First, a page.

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Obie’s Cambridge for meatloaf

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A few days ago, Obie’s Bar and Grille opened a small patio for limited dine-in patio service. Strongly recommended is making a reservation for one of their tables for your social bubble.

As for the menu itself, Obie’s will be serving a limited version — as is the usual case with many restaurants during this time. The elk meatloaf sandwich, for instance, remains on the menu.

For take-out and curbside pickup, call the restaurant at (519) 624-6243.

Obie’s is open Wednesday to Sunday from 5 p.m. to 8 p.m.

Previously published below is an earlier article about Obie’s short rib dish and a couple of other items, as well as some insight into the restaurant and kitchen from chef-owner Justin O’Brien.

O’Brien and his kitchen strive to use as many local ingredients and products as possible and prides itself on its made-from-scratch quality.

The rib is not currently offered — but let’s hope for some sort of semblance of normalcy soon and find it back on the menu.

I know I don’t need to tell you: please support this small family business as you are able!

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Obie’s Bar & Grille 
209 Pinebush Road 
Cambridge, ON   N1R 7H8 
(519) 624-6243 
obiesbarandgrille.com 
 
[Published previously] NFL Sunday football provided the background for a hefty beef dish that blends a few ingredients and flavours from multiple cuisines at Obie’s Bar & Grille on Pinebush Road in Cambridge, a block or so south of Highway 401. 

“Every Sunday during football season, we come into the restaurant to watch football, and I make dinner before we open. The beef short rib was one of the dishes. Both my manager and I said that it had great flavour, so we put it on the menu,” chef and owner Justin O’Brien says. 

That menu just appeared at the end of June [at the time of writing] and includes slow-braised Korean short rib with black beans, corn and rice, green beans and a sesame-ginger glaze ($24).  

As for the restaurant, Obie’s has 45 seats and serves lunch and dinner. The fact that it has been around for nearly five years is a testament to their perseverance. “We got through the roundabout construction and the bridge construction,” O’Brien says with a laugh. “We’re resilient.”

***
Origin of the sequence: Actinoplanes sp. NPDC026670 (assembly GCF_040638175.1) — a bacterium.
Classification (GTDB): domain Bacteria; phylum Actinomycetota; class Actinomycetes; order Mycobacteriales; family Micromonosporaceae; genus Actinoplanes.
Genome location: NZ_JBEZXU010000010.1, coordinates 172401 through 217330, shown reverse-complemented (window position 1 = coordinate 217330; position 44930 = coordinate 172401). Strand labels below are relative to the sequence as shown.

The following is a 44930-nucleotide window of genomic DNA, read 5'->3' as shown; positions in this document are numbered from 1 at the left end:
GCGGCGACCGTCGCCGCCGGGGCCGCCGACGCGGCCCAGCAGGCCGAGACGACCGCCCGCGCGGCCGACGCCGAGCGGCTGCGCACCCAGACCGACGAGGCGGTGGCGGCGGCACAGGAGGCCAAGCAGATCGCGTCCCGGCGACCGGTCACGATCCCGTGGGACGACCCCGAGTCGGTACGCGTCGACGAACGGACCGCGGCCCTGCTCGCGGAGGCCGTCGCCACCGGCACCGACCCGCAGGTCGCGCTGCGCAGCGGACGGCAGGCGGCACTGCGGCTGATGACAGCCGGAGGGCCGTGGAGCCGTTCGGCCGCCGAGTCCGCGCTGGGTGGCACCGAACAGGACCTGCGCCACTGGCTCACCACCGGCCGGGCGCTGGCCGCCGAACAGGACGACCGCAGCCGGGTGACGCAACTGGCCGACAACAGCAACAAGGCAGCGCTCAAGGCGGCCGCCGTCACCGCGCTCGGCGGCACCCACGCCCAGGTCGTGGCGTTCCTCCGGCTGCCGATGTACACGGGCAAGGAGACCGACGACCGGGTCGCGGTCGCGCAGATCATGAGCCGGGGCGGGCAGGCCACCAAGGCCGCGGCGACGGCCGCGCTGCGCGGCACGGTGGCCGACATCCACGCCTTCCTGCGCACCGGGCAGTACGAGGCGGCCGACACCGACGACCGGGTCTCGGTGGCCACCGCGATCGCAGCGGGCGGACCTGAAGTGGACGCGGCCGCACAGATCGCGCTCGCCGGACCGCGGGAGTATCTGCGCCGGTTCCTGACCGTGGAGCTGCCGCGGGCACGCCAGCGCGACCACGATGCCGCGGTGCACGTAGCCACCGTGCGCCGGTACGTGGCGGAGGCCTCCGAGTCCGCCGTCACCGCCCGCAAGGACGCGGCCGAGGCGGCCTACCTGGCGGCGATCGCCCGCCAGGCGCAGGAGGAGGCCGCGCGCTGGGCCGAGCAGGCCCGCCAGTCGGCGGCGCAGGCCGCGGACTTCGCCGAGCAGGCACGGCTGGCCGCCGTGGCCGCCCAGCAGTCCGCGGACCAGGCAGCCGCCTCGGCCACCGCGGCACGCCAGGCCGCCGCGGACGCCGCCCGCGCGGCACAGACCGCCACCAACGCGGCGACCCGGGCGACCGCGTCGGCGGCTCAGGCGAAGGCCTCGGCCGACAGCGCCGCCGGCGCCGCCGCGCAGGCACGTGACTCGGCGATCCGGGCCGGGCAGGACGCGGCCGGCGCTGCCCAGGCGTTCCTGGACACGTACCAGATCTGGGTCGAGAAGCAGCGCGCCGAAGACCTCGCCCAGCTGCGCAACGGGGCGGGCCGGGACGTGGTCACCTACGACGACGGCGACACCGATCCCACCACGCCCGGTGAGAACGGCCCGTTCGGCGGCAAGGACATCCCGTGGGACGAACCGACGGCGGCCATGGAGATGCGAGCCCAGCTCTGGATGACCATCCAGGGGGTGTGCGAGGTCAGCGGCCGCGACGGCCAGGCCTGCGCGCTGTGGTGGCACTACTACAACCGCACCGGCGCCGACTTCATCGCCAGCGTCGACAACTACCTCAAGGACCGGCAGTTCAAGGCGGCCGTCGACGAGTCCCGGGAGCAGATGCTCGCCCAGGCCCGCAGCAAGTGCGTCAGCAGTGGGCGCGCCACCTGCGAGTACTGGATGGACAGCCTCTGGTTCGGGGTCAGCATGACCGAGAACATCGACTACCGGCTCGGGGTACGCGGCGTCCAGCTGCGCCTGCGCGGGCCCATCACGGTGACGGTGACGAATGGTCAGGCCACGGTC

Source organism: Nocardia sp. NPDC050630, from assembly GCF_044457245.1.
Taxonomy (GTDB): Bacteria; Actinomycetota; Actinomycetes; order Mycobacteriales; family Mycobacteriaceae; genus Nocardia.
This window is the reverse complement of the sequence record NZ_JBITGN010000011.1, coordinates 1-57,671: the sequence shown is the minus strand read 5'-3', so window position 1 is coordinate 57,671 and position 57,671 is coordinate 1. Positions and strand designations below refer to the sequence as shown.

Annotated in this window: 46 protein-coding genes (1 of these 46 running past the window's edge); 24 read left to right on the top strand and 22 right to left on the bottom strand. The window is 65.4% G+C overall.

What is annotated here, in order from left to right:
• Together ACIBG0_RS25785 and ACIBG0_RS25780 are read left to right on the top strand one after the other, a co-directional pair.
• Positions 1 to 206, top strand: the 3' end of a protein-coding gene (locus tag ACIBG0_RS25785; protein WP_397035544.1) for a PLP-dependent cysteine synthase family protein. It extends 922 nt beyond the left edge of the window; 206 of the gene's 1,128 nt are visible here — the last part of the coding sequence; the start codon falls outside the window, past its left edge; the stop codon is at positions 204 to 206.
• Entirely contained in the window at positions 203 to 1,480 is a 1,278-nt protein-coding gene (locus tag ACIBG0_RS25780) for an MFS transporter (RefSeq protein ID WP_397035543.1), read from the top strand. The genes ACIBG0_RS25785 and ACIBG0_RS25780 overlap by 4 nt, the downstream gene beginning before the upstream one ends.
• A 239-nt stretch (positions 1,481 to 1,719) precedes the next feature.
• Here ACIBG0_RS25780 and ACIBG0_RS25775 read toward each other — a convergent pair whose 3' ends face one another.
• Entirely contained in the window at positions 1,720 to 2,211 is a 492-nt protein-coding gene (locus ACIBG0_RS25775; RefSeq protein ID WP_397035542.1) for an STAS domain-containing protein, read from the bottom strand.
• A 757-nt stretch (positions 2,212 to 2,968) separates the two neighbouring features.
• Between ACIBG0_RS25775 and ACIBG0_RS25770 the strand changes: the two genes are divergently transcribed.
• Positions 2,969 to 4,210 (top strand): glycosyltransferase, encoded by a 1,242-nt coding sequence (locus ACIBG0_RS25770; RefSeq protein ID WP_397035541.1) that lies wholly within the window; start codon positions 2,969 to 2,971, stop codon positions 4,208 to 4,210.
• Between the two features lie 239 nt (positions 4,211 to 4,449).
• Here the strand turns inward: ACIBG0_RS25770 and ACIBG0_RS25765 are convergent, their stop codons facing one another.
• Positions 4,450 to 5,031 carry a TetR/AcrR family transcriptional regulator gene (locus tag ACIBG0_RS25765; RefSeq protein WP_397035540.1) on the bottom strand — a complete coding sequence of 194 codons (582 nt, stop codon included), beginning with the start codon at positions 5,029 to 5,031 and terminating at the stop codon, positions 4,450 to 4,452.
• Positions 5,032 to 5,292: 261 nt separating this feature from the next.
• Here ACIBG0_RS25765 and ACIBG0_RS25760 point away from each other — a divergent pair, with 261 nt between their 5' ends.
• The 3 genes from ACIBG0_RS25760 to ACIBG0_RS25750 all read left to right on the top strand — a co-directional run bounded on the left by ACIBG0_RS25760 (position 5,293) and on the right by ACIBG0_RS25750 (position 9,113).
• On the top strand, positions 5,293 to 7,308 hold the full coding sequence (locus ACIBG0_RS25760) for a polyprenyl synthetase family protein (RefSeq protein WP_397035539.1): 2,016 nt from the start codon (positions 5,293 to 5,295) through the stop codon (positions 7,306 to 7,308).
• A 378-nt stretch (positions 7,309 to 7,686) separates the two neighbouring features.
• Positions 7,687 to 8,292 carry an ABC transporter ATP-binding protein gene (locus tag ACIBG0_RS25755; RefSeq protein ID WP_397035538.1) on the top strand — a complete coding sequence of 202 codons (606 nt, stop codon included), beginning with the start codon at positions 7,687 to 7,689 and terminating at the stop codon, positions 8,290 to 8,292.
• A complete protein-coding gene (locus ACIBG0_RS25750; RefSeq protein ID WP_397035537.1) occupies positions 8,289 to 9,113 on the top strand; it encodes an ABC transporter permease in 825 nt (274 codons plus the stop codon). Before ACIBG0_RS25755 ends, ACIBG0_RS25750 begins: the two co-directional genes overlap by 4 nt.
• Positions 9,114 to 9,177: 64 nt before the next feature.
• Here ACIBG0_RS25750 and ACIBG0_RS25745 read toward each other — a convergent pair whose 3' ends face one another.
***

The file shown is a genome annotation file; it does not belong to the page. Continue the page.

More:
It’s tucked into the corner of the plaza, but don’t be surprised: on busy nights they will serve well over 100 guests, according to O’Brien. “We see customers from everywhere. We have a strong following of locals but also people coming in from Hamilton. A lot of it is word-of-mouth.” 
 
O’Brien is that rather rare chef who learned the craft by working his way through the industry, rather than attending culinary school. He was chef at Guelph Borealis for six years and was at King Crab Oyster Bar in Kitchener. He also helped open Gilt in Kitchener. 
 
“We try to do as much local as possible,” O’Brien says of the menu. “And just about everything, including desserts, are made in-house. We butcher all of our own meat and make all of our own sauces and dressings.” 

The menu offers several shareable items, and sandwiches are popular. “We do burgers, Phillies, and porchetta. The elk meatloaf, made with Rising Star elk out of Fergus, is a staple here in terms of popularity.” 

There’s also rice bowls, five taco selections (including buttermilk-fried haddock), a chicken bacon melt, a pulled pork mac and cheese, and vegetarian dishes. Proteins and produce are sourced in Ontario. 

Elk meatloaf remains on the menu (Photo/andrewcoppolino.com).

The Korean short rib is steeped in soy sauce, brown sugar, chili paste, ginger, garlic, green onion and parsley. “It marinades probably four or five hours, and we cook it in the marinade. Those flavours really get drawn in,” O’Brien says. 

Braising the ribs for several hours allows the collagen and tougher connective tissue of this cut of beef to soften and tenderize.

The dish is glazed with a sesame-ginger sauce made with hoisin, molasses, soy and jalapenos; it’s served over black bean and corn rice along with sautéed green beans.  

“The ribs are filling and flavourful, and the meat gets buttery. It almost melts in your mouth,” says O’Brien. “That’s what I like about it.”  

 

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